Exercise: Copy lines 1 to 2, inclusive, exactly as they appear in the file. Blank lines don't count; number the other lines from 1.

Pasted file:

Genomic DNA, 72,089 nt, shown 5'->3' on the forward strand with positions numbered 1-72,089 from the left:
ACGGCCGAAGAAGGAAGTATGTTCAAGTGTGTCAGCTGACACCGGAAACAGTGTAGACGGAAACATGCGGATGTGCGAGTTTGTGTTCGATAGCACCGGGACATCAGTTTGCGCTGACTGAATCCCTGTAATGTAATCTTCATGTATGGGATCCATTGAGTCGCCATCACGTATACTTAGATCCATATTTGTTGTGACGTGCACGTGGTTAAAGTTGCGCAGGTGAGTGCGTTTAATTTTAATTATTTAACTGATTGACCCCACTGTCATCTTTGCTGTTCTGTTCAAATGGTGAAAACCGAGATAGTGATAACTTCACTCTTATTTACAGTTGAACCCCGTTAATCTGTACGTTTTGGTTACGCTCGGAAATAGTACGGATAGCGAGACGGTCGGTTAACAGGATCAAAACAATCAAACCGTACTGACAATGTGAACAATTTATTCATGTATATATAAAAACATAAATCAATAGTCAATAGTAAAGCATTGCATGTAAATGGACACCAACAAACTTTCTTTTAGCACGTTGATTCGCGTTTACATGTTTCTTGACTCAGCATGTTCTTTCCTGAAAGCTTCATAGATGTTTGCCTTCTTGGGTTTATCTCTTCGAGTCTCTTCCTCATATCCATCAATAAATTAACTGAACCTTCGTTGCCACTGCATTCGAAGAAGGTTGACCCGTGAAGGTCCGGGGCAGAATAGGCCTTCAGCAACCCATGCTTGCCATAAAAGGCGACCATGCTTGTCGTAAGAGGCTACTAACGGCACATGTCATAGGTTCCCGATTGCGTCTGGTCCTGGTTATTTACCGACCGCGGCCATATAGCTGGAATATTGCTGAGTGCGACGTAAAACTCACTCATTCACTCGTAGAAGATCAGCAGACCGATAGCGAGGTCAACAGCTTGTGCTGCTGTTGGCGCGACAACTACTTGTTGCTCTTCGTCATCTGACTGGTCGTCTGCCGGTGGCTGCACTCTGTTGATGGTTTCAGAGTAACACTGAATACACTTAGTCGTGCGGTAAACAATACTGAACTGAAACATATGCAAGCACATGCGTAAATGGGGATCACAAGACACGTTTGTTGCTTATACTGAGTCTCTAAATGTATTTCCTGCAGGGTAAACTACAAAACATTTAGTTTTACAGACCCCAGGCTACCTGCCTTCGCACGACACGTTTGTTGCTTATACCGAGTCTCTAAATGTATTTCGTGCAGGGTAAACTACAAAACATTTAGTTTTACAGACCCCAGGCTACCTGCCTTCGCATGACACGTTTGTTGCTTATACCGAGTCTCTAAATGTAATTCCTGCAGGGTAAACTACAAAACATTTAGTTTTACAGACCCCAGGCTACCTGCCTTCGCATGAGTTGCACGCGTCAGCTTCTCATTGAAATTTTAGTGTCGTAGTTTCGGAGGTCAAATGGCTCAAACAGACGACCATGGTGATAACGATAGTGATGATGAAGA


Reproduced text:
Genomic DNA, 72,089 nt, shown 5'->3' on the forward strand with positions numbered 1-72,089 from the left:
ACGGCCGAAGAAGGAAGTATGTTCAAGTGTGTCAGCTGACACCGGAAACAGTGTAGACGGAAACATGCGGATGTGCGAGTTTGTGTTCGATAGCACCGGGACATCAGTTTGCGCTGACTGAATCCCTGTAATGTAATCTTCATGTATGGGATCCATTGAGTCGCCATCACGTATACTTAGATCCATATTTGTTGTGACGTGCACGTGGTTAAAGTTGCGCAGGTGAGTGCGTTTAATTTTAATTATTTAACTGATTGACCCCACTGTCATCTTTGCTGTTCTGTTCAAATGGTGAAAACCGAGATAGTGATAACTTCACTCTTATTTACAGTTGAACCCCGTTAATCTGTACGTTTTGGTTACGCTCGGAAATAGTACGGATAGCGAGACGGTCGGTTAACAGGATCAAAACAATCAAACCGTACTGACAATGTGAACAATTTATTCATGTATATATAAAAACATAAATCAATAGTCAATAGTAAAGCATTGCATGTAAATGGACACCAACAAACTTTCTTTTAGCACGTTGATTCGCGTTTACATGTTTCTTGACTCAGCATGTTCTTTCCTGAAAGCTTCATAGATGTTTGCCTTCTTGGGTTTATCTCTTCGAGTCTCTTCCTCATATCCATCAATAAATTAACTGAACCTTCGTTGCCACTGCATTCGAAGAAGGTTGACCCGTGAAGGTCCGGGGCAGAATAGGCCTTCAGCAACCCATGCTTGCCATAAAAGGCGACCATGCTTGTCGTAAGAGGCTACTAACGGCACATGTCATAGGTTCCCGATTGCGTCTGGTCCTGGTTATTTACCGACCGCGGCCATATAGCTGGAATATTGCTGAGTGCGACGTAAAACTCACTCATTCACTCGTAGAAGATCAGCAGACCGATAGCGAGGTCAACAGCTTGTGCTGCTGTTGGCGCGACAACTACTTGTTGCTCTTCGTCATCTGACTGGTCGTCTGCCGGTGGCTGCACTCTGTTGATGGTTTCAGAGTAACACTGAATACACTTAGTCGTGCGGTAAACAATACTGAACTGAAACATATGCAAGCACATGCGTAAATGGGGATCACAAGACACGTTTGTTGCTTATACTGAGTCTCTAAATGTATTTCCTGCAGGGTAAACTACAAAACATTTAGTTTTACAGACCCCAGGCTACCTGCCTTCGCACGACACGTTTGTTGCTTATACCGAGTCTCTAAATGTATTTCGTGCAGGGTAAACTACAAAACATTTAGTTTTACAGACCCCAGGCTACCTGCCTTCGCATGACACGTTTGTTGCTTATACCGAGTCTCTAAATGTAATTCCTGCAGGGTAAACTACAAAACATTTAGTTTTACAGACCCCAGGCTACCTGCCTTCGCATGAGTTGCACGCGTCAGCTTCTCATTGAAATTTTAGTGTCGTAGTTTCGGAGGTCAAATGGCTCAAACAGACGACCATGGTGATAACGATAGTGATGATGAAGA